As you might have learned as a parent, children are not always the most forthcoming with information—especially when cookies go missing. When it comes to foot and ankle trouble in children, many are willing to talk about their pains and discomforts. Others, however, might be afraid that doing so might cause worse things to happen to them or keep them from doing the things they love. These are the cases when a watchful parental eye can be helpful.
Timing is something to consider when trying to gauge pain. Just because a child might seem in pain at one time of the day and not during another doesn’t mean there is not a real problem or that he or she is “faking it.” Just as in adults, pain can grow more or less intense during certain parts of the day or after certain activities.
Times when foot and ankle pain are more likely to strike include just after waking up or following a nap (e.g. plantar fasciitis, juvenile arthritis) and during or after engaging in physical activity (e.g. Sever’s disease, stress fractures). In many cases, the pain tends to recede as the foot is able to stretch some or rest.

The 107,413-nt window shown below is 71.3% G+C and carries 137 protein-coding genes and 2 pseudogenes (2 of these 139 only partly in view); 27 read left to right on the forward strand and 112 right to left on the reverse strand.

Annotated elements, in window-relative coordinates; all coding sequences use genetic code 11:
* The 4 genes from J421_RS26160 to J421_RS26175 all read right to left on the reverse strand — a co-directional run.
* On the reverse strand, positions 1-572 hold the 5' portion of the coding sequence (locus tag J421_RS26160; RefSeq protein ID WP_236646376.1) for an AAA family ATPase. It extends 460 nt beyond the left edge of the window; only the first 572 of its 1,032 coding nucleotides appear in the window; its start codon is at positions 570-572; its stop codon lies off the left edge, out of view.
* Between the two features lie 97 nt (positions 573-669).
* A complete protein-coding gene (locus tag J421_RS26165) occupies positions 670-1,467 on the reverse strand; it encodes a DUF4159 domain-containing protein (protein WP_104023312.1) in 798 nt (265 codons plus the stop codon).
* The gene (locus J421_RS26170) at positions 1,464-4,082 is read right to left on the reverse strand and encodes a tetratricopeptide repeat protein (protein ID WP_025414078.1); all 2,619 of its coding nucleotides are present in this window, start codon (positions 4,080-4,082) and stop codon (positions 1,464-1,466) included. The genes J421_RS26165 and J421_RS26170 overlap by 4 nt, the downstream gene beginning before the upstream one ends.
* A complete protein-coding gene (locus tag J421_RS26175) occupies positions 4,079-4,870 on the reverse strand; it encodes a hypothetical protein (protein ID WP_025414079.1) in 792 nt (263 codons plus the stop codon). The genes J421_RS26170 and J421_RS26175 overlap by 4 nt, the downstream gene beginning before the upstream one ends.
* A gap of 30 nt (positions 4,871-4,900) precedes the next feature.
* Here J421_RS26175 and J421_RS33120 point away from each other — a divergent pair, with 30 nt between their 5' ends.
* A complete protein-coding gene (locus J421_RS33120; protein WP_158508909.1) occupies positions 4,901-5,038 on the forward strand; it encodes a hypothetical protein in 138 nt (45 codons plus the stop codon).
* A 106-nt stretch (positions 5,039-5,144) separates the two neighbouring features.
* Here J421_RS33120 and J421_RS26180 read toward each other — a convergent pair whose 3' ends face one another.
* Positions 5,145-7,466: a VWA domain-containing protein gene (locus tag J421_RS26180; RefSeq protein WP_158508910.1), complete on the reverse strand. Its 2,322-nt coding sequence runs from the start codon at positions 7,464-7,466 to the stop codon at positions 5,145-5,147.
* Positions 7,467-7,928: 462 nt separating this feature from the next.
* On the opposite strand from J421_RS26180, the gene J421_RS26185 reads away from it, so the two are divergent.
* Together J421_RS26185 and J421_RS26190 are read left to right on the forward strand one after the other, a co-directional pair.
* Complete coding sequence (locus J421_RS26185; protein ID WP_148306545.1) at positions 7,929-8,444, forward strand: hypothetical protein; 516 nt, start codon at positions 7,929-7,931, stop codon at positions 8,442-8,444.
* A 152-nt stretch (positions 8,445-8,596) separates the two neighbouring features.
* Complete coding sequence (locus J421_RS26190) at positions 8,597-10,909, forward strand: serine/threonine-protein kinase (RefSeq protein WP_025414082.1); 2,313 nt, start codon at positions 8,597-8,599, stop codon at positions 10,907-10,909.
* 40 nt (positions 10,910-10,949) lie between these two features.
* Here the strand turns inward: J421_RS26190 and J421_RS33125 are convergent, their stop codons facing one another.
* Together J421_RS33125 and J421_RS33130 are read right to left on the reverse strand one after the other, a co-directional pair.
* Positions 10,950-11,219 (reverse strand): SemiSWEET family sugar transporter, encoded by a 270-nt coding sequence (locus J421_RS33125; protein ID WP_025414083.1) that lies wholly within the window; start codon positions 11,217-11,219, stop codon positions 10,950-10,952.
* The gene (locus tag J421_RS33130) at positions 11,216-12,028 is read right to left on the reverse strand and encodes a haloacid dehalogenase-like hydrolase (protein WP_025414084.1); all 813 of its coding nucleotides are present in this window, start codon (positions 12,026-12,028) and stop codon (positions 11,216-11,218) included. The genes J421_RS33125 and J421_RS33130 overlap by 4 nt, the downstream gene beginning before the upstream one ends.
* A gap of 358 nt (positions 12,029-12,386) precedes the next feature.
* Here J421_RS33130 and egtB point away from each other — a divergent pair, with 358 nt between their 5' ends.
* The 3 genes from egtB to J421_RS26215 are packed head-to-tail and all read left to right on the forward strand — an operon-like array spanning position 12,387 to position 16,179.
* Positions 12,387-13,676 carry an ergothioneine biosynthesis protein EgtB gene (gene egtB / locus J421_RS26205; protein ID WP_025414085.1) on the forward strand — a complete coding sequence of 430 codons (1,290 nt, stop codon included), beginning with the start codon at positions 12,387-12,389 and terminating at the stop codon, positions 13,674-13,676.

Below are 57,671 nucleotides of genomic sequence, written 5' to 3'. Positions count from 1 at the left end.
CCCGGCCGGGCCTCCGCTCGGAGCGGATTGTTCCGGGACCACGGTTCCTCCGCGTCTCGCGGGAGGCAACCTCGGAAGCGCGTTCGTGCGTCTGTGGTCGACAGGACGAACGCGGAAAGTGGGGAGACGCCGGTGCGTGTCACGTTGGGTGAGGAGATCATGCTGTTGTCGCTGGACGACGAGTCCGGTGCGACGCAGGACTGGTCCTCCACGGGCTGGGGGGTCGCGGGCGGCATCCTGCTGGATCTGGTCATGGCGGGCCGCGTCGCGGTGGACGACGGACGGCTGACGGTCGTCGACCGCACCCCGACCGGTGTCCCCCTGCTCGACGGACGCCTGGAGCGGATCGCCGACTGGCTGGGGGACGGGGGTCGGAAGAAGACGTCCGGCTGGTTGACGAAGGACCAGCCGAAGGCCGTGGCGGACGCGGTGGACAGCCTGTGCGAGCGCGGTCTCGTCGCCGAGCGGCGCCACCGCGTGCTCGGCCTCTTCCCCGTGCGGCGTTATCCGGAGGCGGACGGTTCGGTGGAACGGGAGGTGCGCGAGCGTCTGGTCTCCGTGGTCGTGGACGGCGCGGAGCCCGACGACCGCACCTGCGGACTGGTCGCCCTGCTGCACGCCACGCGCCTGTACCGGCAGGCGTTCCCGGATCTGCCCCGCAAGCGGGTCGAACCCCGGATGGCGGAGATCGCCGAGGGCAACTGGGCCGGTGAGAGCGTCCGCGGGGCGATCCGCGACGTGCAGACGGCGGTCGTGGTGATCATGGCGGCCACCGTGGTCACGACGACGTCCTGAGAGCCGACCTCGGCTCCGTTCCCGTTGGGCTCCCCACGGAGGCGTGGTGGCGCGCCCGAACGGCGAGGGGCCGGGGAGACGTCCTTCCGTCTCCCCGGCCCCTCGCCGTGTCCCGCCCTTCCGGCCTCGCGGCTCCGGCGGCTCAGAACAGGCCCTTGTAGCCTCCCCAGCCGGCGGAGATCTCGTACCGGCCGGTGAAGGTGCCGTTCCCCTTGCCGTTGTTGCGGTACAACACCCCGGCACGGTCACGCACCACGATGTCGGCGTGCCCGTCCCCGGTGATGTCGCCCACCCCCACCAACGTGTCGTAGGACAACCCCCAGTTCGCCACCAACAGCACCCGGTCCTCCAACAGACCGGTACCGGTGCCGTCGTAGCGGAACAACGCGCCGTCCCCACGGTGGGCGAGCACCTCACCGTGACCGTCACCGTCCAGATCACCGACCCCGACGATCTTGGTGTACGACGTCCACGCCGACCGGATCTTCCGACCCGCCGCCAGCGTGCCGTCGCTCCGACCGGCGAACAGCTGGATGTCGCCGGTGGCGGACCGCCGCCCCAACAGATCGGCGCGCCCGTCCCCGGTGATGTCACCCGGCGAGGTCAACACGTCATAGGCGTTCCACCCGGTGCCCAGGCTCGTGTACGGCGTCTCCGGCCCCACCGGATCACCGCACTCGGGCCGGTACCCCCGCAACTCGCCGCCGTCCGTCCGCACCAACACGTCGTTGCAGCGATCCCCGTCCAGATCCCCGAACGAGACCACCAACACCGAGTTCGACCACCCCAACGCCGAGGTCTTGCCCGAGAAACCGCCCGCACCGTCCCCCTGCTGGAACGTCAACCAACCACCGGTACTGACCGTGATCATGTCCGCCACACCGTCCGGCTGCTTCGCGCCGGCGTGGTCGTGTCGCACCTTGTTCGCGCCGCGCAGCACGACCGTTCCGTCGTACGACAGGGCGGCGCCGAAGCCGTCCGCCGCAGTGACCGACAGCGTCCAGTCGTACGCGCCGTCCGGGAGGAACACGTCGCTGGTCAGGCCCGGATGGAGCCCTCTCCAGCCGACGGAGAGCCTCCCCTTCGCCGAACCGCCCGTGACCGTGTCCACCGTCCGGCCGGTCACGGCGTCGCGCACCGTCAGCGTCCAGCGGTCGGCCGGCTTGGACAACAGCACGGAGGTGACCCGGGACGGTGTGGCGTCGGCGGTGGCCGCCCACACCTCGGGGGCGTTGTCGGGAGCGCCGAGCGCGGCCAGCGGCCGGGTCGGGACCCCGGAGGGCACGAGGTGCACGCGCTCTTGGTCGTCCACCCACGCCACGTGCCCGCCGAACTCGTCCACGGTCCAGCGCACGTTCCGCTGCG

Your child’s reluctance to engage in activities he or she has always enjoyed might not always be a “phase,” either. Sometimes children are hesitant of the pain that these activities are causing and trying to avoid them in hopes that it will go away. Of course, many adults do this too but you can’t make them see a podiatrist.
Communication and an understanding approach are always best when determining foot and ankle trouble in children. If you suspect your child might be in pain, call Family Foot Care & Surgery. Dr. Sanjay Patel and our staff can help you determine whether a problem is at play. Schedule an appointment by calling our Hamden office at (203) 288-4055 or our Milford office at (203) 876-7736.